2019 Science Challenge
In labs across the world, scientists are looking at the bigger picture, but are starting with one step at a time. Patience, determination and commitment are all required components for research when it comes to implementing the big idea. That’s why the Graduate School’s 2019 Science Challenge’s theme is “Think Big, Start Small.”
The Science Challenge is a week-long program for undregraduate to master level students to further their scientific skills and to get a taste of life Okinawa Institute of Science and Technology Graduate University (OIST). 31 students from Japan, Colombia, Egypt, Indonesia, Mexico and the United States ventured throughout OIST. The week in Okinawa beheld cultural experiences, immersive scientific activities, meetings with researchers, and preparations for the challenge.
The week began with a fun expedition throughout Okinawa Churaumi Aquarium, the students learned about the importance of the ocean to Okinawa; however, the fun didn’t end there. Students were then introduced to the campus. With tours showing off the beautiful views at OIST, they investigated the science at OIST later in the week.
A core component of the Science Challenge is allowing students to dive into deeper depths of their science. They were split into four groups to visit different labs pertaining to their science. Some students went to the OIST Marine Science Station while others analyzed microscopic atoms. Aside from their hands-on activities, the participants also received a series of valuable science lectures given by faculty members.
“We saw coral and experimented on the color,” second year bachelor student at Nagoya Institute of Technology, Saki Ishii said. “My college has no animal or marine department, it was the first time I saw a laboratory with so many marine animals. It was very fun.”
The week isn’t all fun though. The students used what they learned throughout the week to present their preferred science. Each day they prepared these presentations. OIST Ph.D. students helped the students prepare giving their advice and expertise.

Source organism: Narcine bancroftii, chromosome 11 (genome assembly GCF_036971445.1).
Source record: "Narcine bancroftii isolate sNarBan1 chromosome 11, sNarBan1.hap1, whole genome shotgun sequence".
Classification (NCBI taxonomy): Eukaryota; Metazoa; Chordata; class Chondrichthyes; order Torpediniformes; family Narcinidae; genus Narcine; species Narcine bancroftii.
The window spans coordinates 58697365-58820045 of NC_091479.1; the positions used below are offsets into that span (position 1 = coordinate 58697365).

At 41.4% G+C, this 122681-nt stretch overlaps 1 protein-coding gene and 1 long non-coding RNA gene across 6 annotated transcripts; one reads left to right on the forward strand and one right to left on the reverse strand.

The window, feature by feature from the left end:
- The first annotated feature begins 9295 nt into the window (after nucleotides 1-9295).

“When I came here, I knew what I wanted to present,” master’s student at Mie University, Mohamed Eltaher said. “How to sharpen my idea and make it premium was what I needed help in. When I met with some students, they gave me hints on how I could do this through my presentation.”
The presentations were judged by Associate Vice President for Communications Youhei Morita, Vice Dean of the Graduate School Misaki Takabayashi, 2015 Science Challenge participant now OIST PhD student Wataru Ohata and 2018 Science Challenge winner now research intern Miyake Minato. The judges considered their passion and curiosity for science, creativity, clarity, audience engagement, and length. Within three hour all students gave their presentations.
This years’ winner of the challenge was bachelor’s student at Hokkaido University, Yumeho Nakanishi. Their presentation was on creating sustainable ‘meat’ and leveraging cell biology. The honorable mention was Manabu Koide, who envisioned a squid robot to collect plastics in the ocean.
“I am honored to win, this is my first time presenting my vision,” Nakanishi said. “Usually I don’t get a chance like this, it is not a normal thing to present your dream. Everyone is so welcoming with my ideas and I was so happy I could get a chance to discuss my ideas.”